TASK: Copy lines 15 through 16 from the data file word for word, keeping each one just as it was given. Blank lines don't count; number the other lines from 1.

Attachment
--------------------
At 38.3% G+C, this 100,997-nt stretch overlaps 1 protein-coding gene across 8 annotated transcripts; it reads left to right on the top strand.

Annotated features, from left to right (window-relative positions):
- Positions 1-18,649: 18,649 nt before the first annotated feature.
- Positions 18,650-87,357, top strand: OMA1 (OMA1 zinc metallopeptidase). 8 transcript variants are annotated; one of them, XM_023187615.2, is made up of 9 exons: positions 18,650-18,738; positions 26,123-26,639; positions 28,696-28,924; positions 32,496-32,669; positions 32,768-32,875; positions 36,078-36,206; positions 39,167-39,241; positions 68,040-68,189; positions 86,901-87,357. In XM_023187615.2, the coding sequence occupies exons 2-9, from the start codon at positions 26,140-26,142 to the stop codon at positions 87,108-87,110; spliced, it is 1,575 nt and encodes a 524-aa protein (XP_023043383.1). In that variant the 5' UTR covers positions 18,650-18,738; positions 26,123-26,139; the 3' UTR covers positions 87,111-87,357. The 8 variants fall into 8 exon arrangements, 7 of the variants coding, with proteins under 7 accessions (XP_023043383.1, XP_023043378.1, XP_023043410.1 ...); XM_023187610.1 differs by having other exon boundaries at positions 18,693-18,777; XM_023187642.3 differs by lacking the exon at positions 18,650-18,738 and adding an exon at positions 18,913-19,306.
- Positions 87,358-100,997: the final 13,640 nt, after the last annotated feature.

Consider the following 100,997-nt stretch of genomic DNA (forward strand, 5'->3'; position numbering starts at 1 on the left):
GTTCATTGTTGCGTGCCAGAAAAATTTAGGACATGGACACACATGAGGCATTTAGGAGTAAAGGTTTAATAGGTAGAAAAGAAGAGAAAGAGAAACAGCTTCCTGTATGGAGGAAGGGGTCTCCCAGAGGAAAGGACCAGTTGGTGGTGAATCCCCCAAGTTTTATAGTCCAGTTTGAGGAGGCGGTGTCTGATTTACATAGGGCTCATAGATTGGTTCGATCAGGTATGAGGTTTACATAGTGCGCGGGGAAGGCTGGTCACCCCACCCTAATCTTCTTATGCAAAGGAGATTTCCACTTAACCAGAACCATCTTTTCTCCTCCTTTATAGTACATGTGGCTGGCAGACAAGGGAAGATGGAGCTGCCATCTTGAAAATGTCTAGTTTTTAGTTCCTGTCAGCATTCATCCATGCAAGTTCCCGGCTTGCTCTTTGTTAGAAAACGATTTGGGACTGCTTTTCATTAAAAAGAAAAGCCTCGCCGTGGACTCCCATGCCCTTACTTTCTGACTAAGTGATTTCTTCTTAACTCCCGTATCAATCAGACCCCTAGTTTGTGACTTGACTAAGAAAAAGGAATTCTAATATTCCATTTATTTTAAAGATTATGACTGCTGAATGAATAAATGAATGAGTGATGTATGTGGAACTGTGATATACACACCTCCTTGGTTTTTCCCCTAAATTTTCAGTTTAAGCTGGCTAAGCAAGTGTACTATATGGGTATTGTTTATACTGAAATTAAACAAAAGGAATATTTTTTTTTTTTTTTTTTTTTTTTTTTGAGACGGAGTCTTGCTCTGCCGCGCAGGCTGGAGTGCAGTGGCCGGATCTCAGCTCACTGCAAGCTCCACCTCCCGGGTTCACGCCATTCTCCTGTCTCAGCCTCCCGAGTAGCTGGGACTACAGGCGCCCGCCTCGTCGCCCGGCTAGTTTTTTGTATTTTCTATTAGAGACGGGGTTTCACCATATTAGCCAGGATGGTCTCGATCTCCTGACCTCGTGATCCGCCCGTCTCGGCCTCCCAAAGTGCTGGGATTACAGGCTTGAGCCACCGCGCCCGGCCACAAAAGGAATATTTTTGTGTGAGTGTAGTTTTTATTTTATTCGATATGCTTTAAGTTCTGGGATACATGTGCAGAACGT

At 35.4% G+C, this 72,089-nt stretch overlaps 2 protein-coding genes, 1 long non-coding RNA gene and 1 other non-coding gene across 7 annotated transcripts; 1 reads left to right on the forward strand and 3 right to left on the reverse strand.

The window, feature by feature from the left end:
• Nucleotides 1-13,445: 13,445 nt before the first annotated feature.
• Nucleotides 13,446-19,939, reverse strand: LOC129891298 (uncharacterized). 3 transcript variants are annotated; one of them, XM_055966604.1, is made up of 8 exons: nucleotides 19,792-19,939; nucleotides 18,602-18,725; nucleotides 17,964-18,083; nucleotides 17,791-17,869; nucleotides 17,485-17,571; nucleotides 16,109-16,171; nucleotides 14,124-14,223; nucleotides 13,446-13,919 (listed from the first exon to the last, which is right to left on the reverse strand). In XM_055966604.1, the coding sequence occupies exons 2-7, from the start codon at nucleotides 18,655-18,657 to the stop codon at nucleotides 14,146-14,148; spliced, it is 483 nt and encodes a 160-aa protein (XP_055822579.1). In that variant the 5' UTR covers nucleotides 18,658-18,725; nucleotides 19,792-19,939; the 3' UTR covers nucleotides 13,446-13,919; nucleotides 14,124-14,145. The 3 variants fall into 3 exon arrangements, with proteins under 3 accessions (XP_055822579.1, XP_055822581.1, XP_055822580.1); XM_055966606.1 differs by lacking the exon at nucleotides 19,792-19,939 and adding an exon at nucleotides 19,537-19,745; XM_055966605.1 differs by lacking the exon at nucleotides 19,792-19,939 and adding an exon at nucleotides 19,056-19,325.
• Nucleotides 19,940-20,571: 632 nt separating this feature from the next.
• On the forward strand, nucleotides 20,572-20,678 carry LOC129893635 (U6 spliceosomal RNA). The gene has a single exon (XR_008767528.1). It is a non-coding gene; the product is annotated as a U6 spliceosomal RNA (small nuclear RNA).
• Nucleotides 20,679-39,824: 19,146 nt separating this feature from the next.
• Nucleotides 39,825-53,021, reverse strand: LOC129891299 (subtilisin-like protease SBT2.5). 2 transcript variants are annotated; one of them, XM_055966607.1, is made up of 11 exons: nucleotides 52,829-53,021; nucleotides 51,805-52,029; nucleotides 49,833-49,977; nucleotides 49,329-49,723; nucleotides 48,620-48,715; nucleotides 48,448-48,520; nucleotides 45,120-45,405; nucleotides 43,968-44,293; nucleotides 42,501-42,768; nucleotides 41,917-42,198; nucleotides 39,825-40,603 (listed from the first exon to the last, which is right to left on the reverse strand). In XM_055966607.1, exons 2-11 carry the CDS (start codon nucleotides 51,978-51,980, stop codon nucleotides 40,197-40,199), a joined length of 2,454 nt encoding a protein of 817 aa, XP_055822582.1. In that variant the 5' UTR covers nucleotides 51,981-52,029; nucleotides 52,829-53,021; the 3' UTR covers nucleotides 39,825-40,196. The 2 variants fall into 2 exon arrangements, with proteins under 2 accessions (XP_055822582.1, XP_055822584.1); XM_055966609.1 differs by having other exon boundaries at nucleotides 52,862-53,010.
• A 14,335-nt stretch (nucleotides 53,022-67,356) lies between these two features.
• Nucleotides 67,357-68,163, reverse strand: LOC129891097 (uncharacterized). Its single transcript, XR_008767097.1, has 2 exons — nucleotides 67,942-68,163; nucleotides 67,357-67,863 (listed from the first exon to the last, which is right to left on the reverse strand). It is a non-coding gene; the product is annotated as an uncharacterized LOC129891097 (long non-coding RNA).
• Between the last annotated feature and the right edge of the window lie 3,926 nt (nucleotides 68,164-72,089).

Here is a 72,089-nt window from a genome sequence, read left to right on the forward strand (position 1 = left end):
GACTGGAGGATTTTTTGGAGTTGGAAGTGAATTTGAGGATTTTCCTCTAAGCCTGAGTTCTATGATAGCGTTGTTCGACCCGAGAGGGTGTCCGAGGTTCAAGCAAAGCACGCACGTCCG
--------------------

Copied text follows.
• Nucleotides 39,825-53,021, reverse strand: LOC129891299 (subtilisin-like protease SBT2.5). 2 transcript variants are annotated; one of them, XM_055966607.1, is made up of 11 exons: nucleotides 52,829-53,021; nucleotides 51,805-52,029; nucleotides 49,833-49,977; nucleotides 49,329-49,723; nucleotides 48,620-48,715; nucleotides 48,448-48,520; nucleotides 45,120-45,405; nucleotides 43,968-44,293; nucleotides 42,501-42,768; nucleotides 41,917-42,198; nucleotides 39,825-40,603 (listed from the first exon to the last, which is right to left on the reverse strand). In XM_055966607.1, exons 2-11 carry the CDS (start codon nucleotides 51,978-51,980, stop codon nucleotides 40,197-40,199), a joined length of 2,454 nt encoding a protein of 817 aa, XP_055822582.1. In that variant the 5' UTR covers nucleotides 51,981-52,029; nucleotides 52,829-53,021; the 3' UTR covers nucleotides 39,825-40,196. The 2 variants fall into 2 exon arrangements, with proteins under 2 accessions (XP_055822582.1, XP_055822584.1); XM_055966609.1 differs by having other exon boundaries at nucleotides 52,862-53,010.
• A 14,335-nt stretch (nucleotides 53,022-67,356) lies between these two features.